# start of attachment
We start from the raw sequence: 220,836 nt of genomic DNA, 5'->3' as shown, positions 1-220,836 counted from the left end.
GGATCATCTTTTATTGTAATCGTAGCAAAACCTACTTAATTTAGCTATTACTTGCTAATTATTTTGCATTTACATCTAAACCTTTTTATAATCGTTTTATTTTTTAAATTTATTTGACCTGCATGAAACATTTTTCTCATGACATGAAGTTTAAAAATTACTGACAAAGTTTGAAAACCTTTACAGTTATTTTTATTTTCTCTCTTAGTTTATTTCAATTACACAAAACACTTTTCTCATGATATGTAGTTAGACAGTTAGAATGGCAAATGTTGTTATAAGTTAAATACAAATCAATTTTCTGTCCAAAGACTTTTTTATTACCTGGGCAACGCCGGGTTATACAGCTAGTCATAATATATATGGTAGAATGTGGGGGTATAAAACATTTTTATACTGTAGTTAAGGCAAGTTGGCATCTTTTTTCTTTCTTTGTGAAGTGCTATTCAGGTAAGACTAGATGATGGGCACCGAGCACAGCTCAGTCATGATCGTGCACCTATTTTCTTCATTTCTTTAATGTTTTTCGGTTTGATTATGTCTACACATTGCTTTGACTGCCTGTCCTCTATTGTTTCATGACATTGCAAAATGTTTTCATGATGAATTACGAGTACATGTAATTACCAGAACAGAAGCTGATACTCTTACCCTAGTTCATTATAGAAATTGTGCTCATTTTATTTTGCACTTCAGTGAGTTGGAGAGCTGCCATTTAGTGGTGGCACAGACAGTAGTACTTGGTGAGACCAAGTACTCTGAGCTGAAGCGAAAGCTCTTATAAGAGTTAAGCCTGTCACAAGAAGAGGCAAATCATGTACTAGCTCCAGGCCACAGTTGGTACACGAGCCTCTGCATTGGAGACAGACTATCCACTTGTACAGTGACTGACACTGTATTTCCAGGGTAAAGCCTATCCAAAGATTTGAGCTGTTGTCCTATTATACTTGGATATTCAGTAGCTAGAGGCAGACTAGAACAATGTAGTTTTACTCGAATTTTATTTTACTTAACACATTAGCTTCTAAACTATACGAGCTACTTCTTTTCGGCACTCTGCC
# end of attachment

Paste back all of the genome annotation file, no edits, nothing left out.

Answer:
We start from the raw sequence: 220,836 nt of genomic DNA, 5'->3' as shown, positions 1-220,836 counted from the left end.
GGATCATCTTTTATTGTAATCGTAGCAAAACCTACTTAATTTAGCTATTACTTGCTAATTATTTTGCATTTACATCTAAACCTTTTTATAATCGTTTTATTTTTTAAATTTATTTGACCTGCATGAAACATTTTTCTCATGACATGAAGTTTAAAAATTACTGACAAAGTTTGAAAACCTTTACAGTTATTTTTATTTTCTCTCTTAGTTTATTTCAATTACACAAAACACTTTTCTCATGATATGTAGTTAGACAGTTAGAATGGCAAATGTTGTTATAAGTTAAATACAAATCAATTTTCTGTCCAAAGACTTTTTTATTACCTGGGCAACGCCGGGTTATACAGCTAGTCATAATATATATGGTAGAATGTGGGGGTATAAAACATTTTTATACTGTAGTTAAGGCAAGTTGGCATCTTTTTTCTTTCTTTGTGAAGTGCTATTCAGGTAAGACTAGATGATGGGCACCGAGCACAGCTCAGTCATGATCGTGCACCTATTTTCTTCATTTCTTTAATGTTTTTCGGTTTGATTATGTCTACACATTGCTTTGACTGCCTGTCCTCTATTGTTTCATGACATTGCAAAATGTTTTCATGATGAATTACGAGTACATGTAATTACCAGAACAGAAGCTGATACTCTTACCCTAGTTCATTATAGAAATTGTGCTCATTTTATTTTGCACTTCAGTGAGTTGGAGAGCTGCCATTTAGTGGTGGCACAGACAGTAGTACTTGGTGAGACCAAGTACTCTGAGCTGAAGCGAAAGCTCTTATAAGAGTTAAGCCTGTCACAAGAAGAGGCAAATCATGTACTAGCTCCAGGCCACAGTTGGTACACGAGCCTCTGCATTGGAGACAGACTATCCACTTGTACAGTGACTGACACTGTATTTCCAGGGTAAAGCCTATCCAAAGATTTGAGCTGTTGTCCTATTATACTTGGATATTCAGTAGCTAGAGGCAGACTAGAACAATGTAGTTTTACTCGAATTTTATTTTACTTAACACATTAGCTTCTAAACTATACGAGCTACTTCTTTTCGGCACTCTGCC